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Faster, More Cost-effective DNA Test For Crime Scenes, Disease Diagnosis

Date:
July 10, 2009
Source:
American Chemical Society
Summary:
Scientists in Japan are reporting development of a faster, less expensive version of the fabled polymerase chain reaction, a DNA test widely used in criminal investigations, disease diagnosis, biological research and other applications. The new method could lead to expanded use of PCR in medicine, the criminal justice system and elsewhere, the researchers say.

Scientists in Japan have developed a faster, more cost-effective PCR test to analyze DNA for criminal investigations, disease diagnosis, and other applications.
Credit: Wikimedia Commons

Scientists in Japan are reporting development of a faster, less expensive version of the fabled polymerase chain reaction (PCR) a DNA test widely used in criminal investigations, disease diagnosis, biological research and other applications. The new method could lead to expanded use of PCR in medicine, the criminal justice system and elsewhere, the researchers say.

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In the new study, Naohiro Noda and colleagues note that PCR works by "amplifying" previously undetectable traces of DNA almost like photocopiers produce multiple copies of documents. With PCR, crime scene investigators can change traces of DNA into amounts that can be identified and linked to a suspect.

Biologists can produce multiple copies of individual genes to study gene function, evolution, and other topics. Doctors can amplify the DNA from microbes in a patient's blood to diagnose an infection. Current PCR methods, however, are too expensive and cumbersome for wide use.

The scientists describe development and testing of a new PCR method, called the universal QProbe system, that overcomes these problems. Existing PCR processes require several "fluorescent probes" to seek out DNA. QProbe substitutes a single "fluorescent probe" that can detect virtually any target, saving time and cutting costs. The new method also is more specific, accurately detecting DNA even in the presence of unfavorable PCR products in the samples that may interfere with quantification results.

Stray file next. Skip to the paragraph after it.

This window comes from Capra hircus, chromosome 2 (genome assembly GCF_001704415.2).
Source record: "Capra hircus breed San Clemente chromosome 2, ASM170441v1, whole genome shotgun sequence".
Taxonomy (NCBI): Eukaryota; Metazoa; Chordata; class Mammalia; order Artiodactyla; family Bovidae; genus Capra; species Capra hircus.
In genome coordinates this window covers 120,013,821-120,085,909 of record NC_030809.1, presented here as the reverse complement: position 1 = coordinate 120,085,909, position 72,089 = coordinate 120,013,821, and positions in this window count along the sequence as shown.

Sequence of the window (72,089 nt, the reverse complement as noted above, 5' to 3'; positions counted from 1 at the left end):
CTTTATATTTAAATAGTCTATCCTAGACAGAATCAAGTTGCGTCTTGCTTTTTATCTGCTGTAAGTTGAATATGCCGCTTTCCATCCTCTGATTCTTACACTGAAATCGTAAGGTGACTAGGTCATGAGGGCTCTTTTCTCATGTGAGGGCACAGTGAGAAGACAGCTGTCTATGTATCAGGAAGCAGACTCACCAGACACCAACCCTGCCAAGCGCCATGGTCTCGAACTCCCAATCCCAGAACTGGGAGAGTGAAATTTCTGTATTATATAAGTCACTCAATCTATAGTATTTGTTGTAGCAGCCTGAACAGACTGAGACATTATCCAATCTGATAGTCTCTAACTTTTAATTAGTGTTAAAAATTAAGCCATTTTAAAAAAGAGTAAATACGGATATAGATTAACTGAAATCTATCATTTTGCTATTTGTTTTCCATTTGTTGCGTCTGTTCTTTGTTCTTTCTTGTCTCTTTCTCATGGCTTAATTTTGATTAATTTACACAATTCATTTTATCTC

Story Source:

The above story is based on materials provided by American Chemical Society. Note: Materials may be edited for content and length.


Journal Reference:

  1. Hidenori Tani, Ryo Miyata, Kouhei Ichikawa, Soji Morishita, Shinya Kurata, Kazunori Nakamura, Satoshi Tsuneda, Yuji Sekiguchi, Naohiro Noda. Universal Quenching Probe System: Flexible, Specific, and Cost-Effective Real-Time Polymerase Chain Reaction Method. Analytical Chemistry, (in press) [link]

Cite This Page:

American Chemical Society. "Faster, More Cost-effective DNA Test For Crime Scenes, Disease Diagnosis." ScienceDaily. ScienceDaily, 10 July 2009. <www.sciencedaily.com/releases/2009/07/090708094837.htm>.
American Chemical Society. (2009, July 10). Faster, More Cost-effective DNA Test For Crime Scenes, Disease Diagnosis. ScienceDaily. Retrieved November 24, 2014 from www.sciencedaily.com/releases/2009/07/090708094837.htm
American Chemical Society. "Faster, More Cost-effective DNA Test For Crime Scenes, Disease Diagnosis." ScienceDaily. www.sciencedaily.com/releases/2009/07/090708094837.htm (accessed November 24, 2014).

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